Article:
The U.S. dollar pulled back slightly last week thanks to a rebound in the euro. The common currency recovered following the European Central Bank's announcement of quantitative easing last week. Although the U.S. dollar weakened, ironically the big story of the week for financial media was the strong dollar, due to its impact on the earnings of multinationals. If the greenback goes on to suffer an extended correction, this will be another example of the media acting as a contrarian indicator.
The Canadian dollar may bounce as well after it tumbled when the Bank of Canada announced a surprise interest rate cut. Further cuts will come as the Canadian economy slows due to falling oil prices, with housing bubbles in some areas also at risk of popping. In the short-term, however, a rebound is likely in the wake of the past week's sharp drop.
Working in favor of the U.S. dollar was the Singapore dollar. Overnight, the currency saw its largest one-day devaluation in nearly 3 years. The Singapore dollar doesn't play a large role in the overall currency market, but it has a lot of influence in the Asia region, especially because the Singapore government is known for its successful economic management.
Global X FTSE Greece 20 (GREK)
Greek stocks held up for a day following the election of the anti-austerity Syriza party because investors weren't sure what to expect from the new government. Now they know: Syriza is serious about ending austerity, and the "coalition of radical leftists" (the name of the party in Greek) which includes more than a dozen parties, including those based on Maoism and Trotskyism, will not be good for business. Greek bank stocks have fallen about 40 percent over the past two days.
The stock of National Bank of Greece shows how far the Greek banking sector has fallen. Shares were worth hundreds of dollars in the recent past, but today fell to $1.
The situation in Greece is unlikely to deescalate. Russia has reached out to Greece and the Syriza government opposed an EU statement calling for new sanctions on Russia. Since the EU requires unanimous consent on many issues, opposition from Greece could have a major impact on European policy, vis-à-vis Russia.
Oil prices are still in a short-term bottoming process, but equity investors are becoming slightly more optimistic. News that crude inventories climbed to a new three-decade high weighed on prices Wednesday morning, pushing West Texas Intermediate Crude prices back to their lows before bouncing. Prices seem to want to stay close to the $45 level.
Over the past week, oil prices rebounded with news of the Saudi king's passing, but the gains evaporated when it was clear the new ruler will not change energy policy. Yesterday, oil prices rallied on comments made by OPEC's chief. He said oil could reach $200 a barrel if there are no investments in extraction, but he gave no timetable. The gains evaporated once people realized it will be years before the effect of low investment kicks in.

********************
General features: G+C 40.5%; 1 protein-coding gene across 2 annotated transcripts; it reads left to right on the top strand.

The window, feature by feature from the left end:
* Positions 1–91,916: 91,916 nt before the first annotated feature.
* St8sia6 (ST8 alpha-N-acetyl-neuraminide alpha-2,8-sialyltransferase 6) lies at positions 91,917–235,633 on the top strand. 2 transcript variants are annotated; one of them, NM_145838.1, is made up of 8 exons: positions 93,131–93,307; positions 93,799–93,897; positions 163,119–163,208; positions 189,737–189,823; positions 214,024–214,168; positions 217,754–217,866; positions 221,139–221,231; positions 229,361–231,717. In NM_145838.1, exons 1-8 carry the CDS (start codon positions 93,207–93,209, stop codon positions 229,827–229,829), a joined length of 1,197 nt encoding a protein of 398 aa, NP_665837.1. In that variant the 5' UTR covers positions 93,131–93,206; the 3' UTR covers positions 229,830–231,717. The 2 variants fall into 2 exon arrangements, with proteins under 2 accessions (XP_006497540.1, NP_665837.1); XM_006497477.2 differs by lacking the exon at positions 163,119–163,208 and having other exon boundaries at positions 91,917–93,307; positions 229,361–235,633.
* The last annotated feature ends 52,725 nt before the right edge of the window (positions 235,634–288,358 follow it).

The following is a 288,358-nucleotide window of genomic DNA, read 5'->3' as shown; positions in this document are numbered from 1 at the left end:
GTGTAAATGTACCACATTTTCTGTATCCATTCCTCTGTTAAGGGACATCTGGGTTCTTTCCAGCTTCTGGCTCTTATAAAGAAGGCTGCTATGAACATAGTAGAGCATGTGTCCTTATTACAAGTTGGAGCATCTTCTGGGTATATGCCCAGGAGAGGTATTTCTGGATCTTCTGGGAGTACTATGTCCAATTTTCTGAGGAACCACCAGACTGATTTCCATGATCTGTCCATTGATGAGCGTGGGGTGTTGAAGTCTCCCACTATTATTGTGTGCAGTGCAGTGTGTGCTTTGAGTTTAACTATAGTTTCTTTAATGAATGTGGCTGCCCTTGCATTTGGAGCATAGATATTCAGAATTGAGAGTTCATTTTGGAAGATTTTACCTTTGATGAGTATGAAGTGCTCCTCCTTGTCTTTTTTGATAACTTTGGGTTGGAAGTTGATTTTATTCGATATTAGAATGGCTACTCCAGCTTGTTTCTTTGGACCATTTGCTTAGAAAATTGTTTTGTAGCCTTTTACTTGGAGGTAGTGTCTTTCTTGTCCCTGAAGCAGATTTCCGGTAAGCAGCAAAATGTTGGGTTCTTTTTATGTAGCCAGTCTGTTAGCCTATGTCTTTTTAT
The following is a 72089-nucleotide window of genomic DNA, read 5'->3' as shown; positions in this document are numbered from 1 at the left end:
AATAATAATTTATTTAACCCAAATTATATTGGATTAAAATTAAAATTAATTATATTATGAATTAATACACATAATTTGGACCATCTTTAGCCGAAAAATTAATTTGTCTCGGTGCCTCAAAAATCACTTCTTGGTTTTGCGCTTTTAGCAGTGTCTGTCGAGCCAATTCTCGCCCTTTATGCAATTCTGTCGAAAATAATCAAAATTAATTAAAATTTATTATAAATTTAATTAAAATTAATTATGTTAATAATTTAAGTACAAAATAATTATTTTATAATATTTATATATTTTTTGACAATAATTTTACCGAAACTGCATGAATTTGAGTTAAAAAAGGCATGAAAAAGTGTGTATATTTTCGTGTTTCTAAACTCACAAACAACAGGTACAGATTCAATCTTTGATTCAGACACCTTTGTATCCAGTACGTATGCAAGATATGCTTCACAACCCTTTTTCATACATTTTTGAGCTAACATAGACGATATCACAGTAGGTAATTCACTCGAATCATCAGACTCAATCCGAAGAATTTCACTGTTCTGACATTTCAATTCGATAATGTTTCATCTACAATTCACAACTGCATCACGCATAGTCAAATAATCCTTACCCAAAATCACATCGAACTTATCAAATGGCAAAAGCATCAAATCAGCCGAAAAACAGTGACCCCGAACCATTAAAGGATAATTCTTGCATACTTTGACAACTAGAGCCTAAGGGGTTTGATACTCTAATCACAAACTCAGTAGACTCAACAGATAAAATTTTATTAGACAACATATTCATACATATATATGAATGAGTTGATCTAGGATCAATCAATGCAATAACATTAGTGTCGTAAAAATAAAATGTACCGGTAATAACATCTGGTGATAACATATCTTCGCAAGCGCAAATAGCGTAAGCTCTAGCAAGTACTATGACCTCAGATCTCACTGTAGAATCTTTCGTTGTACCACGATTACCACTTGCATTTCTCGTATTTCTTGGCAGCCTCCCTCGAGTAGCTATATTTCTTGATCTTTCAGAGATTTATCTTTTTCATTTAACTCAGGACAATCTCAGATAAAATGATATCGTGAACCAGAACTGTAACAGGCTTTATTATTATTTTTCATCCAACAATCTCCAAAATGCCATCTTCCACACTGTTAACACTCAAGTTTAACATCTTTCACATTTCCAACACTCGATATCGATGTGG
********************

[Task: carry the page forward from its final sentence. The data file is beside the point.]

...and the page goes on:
SPDR Utilities (XLU)
SPDR Consumer Staples (XLP)
SPDR Healthcare (XLV)
SPDR Technology (XLK)
iShares Cohen & Steers Realty Majors (ICF)
SPDR Dow Jones International Real Estate (RWX)
SPDR S&P Dividend (SDY)
iShares Nasdaq Biotechnology (IBB)
Defensive sectors continue to dominate in 2015. The sector ETF chart below shows the relative gains for each sector versus the S&P 500 Index, which is down 1.4 percent to date. Utilities, healthcare and consumer staples are all up for the year, while the materials sector is down for the year, but still outperforming the market. Although the technology sector has lagged, it is closing the gap sharply today following the rise in Apple (NASDAQ:AAPL) shares. Apple is the largest holding in the S&P 500 Index at 3.6 percent of assets, but it is 16.5 percent of XLK's assets. The firm reported the largest quarterly profit in history, a whopping $18 billion, and shares climbed 7 percent in early trading on Wednesday.
Dividend shares continue to lead the market higher, thanks in part to lower interest rates. The sector benefiting the most from lower interest rates around the globe is real estate. Shares of ICF and other REIT ETFs have been on an almost non-stop rise in 2015. RWX, an ETF which holds foreign REIT shares, has moved almost in lockstep with ICF.
Biotechnology, still the leading sector in this market, has been stable in the past week. The sector is still in an uptrend this year, helped by the strength in the healthcare sector.
iShares Barclays 20+ Year Treasury (TLT)
Last week we said bonds are overdue for a pullback, and that's still the case this week even as bonds climbed back near their 52-week highs. The 10-year treasury yield is at 1.83 percent, lower than the yield on the S&P 500 Index. The 30-year treasury is only 2.4 percent, lower than most dividend ETF yields. These yields became even more attractive in the past week as Swiss bond yields collapsed, with negative interest rates out past a decade.
SPDR Gold Shares (GLD)
Gold prices consolidated after crossing $1300 last week. There's a lot of space for the metal to move in either direction as a slide to $1200 would still leave the metal in an uptrend and there's no further bullish breakout until it crosses $1400. Over the near term, watch how gold performs relative to the U.S. dollar. Since November, it has rallied along with the U.S. dollar as foreign currency holders search for safe haven assets.
Disclosure: The author has no positions in any stocks mentioned, and no plans to initiate any positions within the next 72 hours.